The rally was hosted by journalist Miki Haimovich and featured performances by singers Moshe Peretz, Yehuda Poliker, Ester Rada, Hadag Nahash, Shiri Maimon, Hanan Ben Ari and Agam Buhbut.
The decision to avoid political affiliation, as well as the decision to allow national-religious figures to speak at the rally has angered many on the left wing.
Left-wing figures claimed the rally should be political in nature and feature only those who belong to the "peace camp." But the organizers decided to make their event more inclusive in an effort to draw people from the right wing, settlers and ultra-Orthodox.
"We believe and hope that for one evening, alongside remembering the murder of Prime Minister Yitzhak Rabin, we will manage, despite our differences, to find what unites us over what divides us," the organizers said in a statement. "We're one people, and we must fight for what's most precious to us—the character, nature, security and future of the State of Israel."
Right-wing coalition members attend rally
Earlier this week, Agriculture Minister Uri Ariel (Bayit Yehudi), a hawkish right-wing politician, said he would attend the rally. "There's an attempt to change the discourse, and I think love is better than unjustified hatred," Ariel told Ynet on Thursday.
Explaining his decision, he said that "Rabin was my prime minister just as he was yours. Whether you're from the left wing or the right wing, he was the prime minister of all of us. That is also how I felt. I knew him personally and met him many times. There were times he helped us, and others times when he got in our way. All was done out of mutual respect. Since he was my prime minister, and he represented a symbol of the kingdom—the Kingdom of Israel and the State of Israel—I plan to be there."
At the rally itself, Ariel said that "the banner of unity is what brought me here this time. I very much hope we are all indeed going to internalize that this terrible murder is worthy condemnation and should be remembered. We remember the murder of Gedaliah 2,000 years ago and fast over it, and it unfortunately happened again. We need to make all efforts together so something like this won't happen again."
Likud MK Yehuda Glick, who was also at the rally, added, "Twenty-two years ago the prime minister of Israel was murdered, and we're here to make sure it won't happen again. We don't have the luxury of allowing haters win. I want to believe we've changed since."
'Don't sweep the divisions in the country under the rug'
Since the main memorial rally is not political in nature, Zionist Union MKs held an alternative memorial event at Rabin's monument on Saturday night.
"A prime minister and defense minister was murdered because he chose the path of peace, and the murderer wanted to stop the peace process," said Avi Gabbay, the leader of the Labor Party, which was Rabin's political home.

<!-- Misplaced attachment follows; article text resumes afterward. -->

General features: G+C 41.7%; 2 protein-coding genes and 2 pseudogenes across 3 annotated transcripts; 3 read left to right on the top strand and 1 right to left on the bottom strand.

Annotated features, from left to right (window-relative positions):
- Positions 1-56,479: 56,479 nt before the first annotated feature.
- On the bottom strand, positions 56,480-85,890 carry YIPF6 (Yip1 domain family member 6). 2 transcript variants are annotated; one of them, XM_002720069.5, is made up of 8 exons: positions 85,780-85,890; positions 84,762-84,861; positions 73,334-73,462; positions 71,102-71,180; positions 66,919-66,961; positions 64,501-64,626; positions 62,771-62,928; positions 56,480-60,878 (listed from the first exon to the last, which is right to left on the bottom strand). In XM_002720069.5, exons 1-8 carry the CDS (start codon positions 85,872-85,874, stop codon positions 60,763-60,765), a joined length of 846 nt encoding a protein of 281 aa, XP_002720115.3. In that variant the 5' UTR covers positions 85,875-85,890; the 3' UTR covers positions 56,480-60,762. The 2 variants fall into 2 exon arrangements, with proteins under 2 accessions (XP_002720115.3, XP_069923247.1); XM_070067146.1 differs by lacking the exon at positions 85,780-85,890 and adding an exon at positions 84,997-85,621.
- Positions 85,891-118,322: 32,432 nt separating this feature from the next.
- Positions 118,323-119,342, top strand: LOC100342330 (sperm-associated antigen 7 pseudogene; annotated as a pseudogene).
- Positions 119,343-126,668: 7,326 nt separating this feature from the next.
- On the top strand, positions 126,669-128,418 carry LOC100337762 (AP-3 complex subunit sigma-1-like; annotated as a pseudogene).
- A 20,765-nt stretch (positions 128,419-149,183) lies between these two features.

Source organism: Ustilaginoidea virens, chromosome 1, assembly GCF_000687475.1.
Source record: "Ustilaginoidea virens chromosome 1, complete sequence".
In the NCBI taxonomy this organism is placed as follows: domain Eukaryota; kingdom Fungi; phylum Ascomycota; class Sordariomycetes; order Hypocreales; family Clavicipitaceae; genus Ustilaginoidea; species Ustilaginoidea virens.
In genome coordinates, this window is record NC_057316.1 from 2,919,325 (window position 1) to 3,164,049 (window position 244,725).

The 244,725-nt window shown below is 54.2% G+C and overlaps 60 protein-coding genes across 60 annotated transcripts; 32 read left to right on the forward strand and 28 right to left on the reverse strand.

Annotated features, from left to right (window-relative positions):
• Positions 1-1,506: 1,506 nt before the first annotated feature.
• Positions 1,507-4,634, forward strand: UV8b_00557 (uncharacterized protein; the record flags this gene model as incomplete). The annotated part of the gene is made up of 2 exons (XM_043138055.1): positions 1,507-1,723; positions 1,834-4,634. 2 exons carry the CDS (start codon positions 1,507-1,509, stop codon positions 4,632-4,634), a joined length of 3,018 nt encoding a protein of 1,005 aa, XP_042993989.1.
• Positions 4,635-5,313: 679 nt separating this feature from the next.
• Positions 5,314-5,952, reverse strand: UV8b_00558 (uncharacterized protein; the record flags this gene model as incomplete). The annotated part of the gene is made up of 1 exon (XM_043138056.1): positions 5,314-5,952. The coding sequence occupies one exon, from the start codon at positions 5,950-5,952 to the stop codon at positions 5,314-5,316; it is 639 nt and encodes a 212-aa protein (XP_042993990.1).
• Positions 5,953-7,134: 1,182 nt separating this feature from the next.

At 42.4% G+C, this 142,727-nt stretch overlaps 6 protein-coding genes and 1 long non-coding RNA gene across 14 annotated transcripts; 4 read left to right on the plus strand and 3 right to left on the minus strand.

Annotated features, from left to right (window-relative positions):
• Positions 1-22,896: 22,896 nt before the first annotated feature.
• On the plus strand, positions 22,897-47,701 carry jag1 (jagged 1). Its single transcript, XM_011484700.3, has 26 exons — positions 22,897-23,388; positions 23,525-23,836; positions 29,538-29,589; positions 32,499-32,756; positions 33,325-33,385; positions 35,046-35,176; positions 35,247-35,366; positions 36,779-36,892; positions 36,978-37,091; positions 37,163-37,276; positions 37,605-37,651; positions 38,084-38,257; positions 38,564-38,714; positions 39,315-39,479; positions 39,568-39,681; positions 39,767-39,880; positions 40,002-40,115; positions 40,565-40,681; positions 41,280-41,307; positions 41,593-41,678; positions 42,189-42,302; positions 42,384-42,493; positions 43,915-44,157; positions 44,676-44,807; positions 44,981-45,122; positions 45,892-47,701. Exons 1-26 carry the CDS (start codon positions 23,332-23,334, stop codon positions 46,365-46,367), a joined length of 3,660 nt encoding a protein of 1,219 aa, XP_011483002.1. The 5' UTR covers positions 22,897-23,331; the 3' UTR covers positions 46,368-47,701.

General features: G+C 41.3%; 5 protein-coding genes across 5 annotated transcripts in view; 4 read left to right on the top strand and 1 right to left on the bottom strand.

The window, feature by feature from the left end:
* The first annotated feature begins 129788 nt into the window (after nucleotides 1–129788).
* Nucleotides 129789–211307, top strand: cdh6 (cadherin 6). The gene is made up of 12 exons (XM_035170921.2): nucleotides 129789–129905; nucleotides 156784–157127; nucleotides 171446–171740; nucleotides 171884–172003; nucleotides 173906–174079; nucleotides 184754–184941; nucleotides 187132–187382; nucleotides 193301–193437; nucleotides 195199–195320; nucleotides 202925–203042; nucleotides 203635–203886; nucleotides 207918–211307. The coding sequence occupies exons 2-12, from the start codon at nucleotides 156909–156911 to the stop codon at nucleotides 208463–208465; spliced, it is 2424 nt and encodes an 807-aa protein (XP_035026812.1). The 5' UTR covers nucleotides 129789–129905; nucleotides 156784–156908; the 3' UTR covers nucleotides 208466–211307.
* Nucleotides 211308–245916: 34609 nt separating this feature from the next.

"Twenty-two years later, we're committed in the Labor Party and in the Zionist Union to the path of peace and committed to reaching a diplomatic agreement," Gabbay stressed.
Tzipi Livni, who co-leads Zionist Union, added that "The message of reconciliation conveyed by this rally is important. The divisions of 1995 still exist among us, and we shouldn't and don't want to sweep them under the rug. We need to have a different kind of discourse, which shows respect to the other; a discourse that doesn't talk about 'traitors,' because there were no traitors in 1995. The prime minister wasn't a traitor, and there are no traitors among us today either. There are people who think differently to one another, and each seeks the good of the State of Israel in their own way."
Yuval Rabin: 'There's de-legitimization of my father's work'
Yuval Rabin, the late prime minister's son, expressed concerns on Saturday about the way some sectors have been presenting his father's work.
"There is an impression that Yitzhak Rabin woke up every morning thinking only of how to evacuate settlers, how to kill more Jews, how to have more terrorists," the younger Rabin said at a cultural event. "I can't stand idly by as this trend continues."
Following up on his comments at the state memorial service for his father earlier this week, Yuval Rabin claimed there was "a process of de-legitimization, building an infrastructure of rewritten history—'he wasn't a murderer'—and that is not true. I don't want to name names and point fingers, but everyone knows there is a trend here serving the political interests of all sorts of elements."
Rabin noted that Prime Minister Benjamin Netanyahu "as an almost absolute authority in the Likud movement, could stop or definitely moderate this trend... this is exactly what I called on him to do."
He expressed hope Israelis could "work to lower the flames and put an end to the incitement."